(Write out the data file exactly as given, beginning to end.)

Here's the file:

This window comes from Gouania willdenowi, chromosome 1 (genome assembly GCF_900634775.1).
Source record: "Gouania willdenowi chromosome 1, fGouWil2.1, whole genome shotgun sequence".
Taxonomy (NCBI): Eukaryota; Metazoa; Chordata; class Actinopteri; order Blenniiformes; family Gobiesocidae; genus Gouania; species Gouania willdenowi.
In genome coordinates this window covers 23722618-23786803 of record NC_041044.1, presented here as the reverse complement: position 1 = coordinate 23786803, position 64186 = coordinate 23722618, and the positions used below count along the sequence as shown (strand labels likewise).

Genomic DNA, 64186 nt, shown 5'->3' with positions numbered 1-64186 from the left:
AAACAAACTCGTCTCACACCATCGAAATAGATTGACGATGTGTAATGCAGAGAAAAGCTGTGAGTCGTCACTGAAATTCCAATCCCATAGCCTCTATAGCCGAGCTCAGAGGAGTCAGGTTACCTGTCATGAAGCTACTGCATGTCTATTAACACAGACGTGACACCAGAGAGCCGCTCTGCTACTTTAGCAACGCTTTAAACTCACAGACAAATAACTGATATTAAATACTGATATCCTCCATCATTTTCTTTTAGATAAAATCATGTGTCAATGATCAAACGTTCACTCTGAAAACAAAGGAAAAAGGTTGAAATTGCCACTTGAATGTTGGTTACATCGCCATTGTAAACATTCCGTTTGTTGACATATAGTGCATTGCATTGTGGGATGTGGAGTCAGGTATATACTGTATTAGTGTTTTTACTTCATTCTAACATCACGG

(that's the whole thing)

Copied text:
This window comes from Gouania willdenowi, chromosome 1 (genome assembly GCF_900634775.1).
Source record: "Gouania willdenowi chromosome 1, fGouWil2.1, whole genome shotgun sequence".
Taxonomy (NCBI): Eukaryota; Metazoa; Chordata; class Actinopteri; order Blenniiformes; family Gobiesocidae; genus Gouania; species Gouania willdenowi.
In genome coordinates this window covers 23722618-23786803 of record NC_041044.1, presented here as the reverse complement: position 1 = coordinate 23786803, position 64186 = coordinate 23722618, and the positions used below count along the sequence as shown (strand labels likewise).

Genomic DNA, 64186 nt, shown 5'->3' with positions numbered 1-64186 from the left:
AAACAAACTCGTCTCACACCATCGAAATAGATTGACGATGTGTAATGCAGAGAAAAGCTGTGAGTCGTCACTGAAATTCCAATCCCATAGCCTCTATAGCCGAGCTCAGAGGAGTCAGGTTACCTGTCATGAAGCTACTGCATGTCTATTAACACAGACGTGACACCAGAGAGCCGCTCTGCTACTTTAGCAACGCTTTAAACTCACAGACAAATAACTGATATTAAATACTGATATCCTCCATCATTTTCTTTTAGATAAAATCATGTGTCAATGATCAAACGTTCACTCTGAAAACAAAGGAAAAAGGTTGAAATTGCCACTTGAATGTTGGTTACATCGCCATTGTAAACATTCCGTTTGTTGACATATAGTGCATTGCATTGTGGGATGTGGAGTCAGGTATATACTGTATTAGTGTTTTTACTTCATTCTAACATCACGG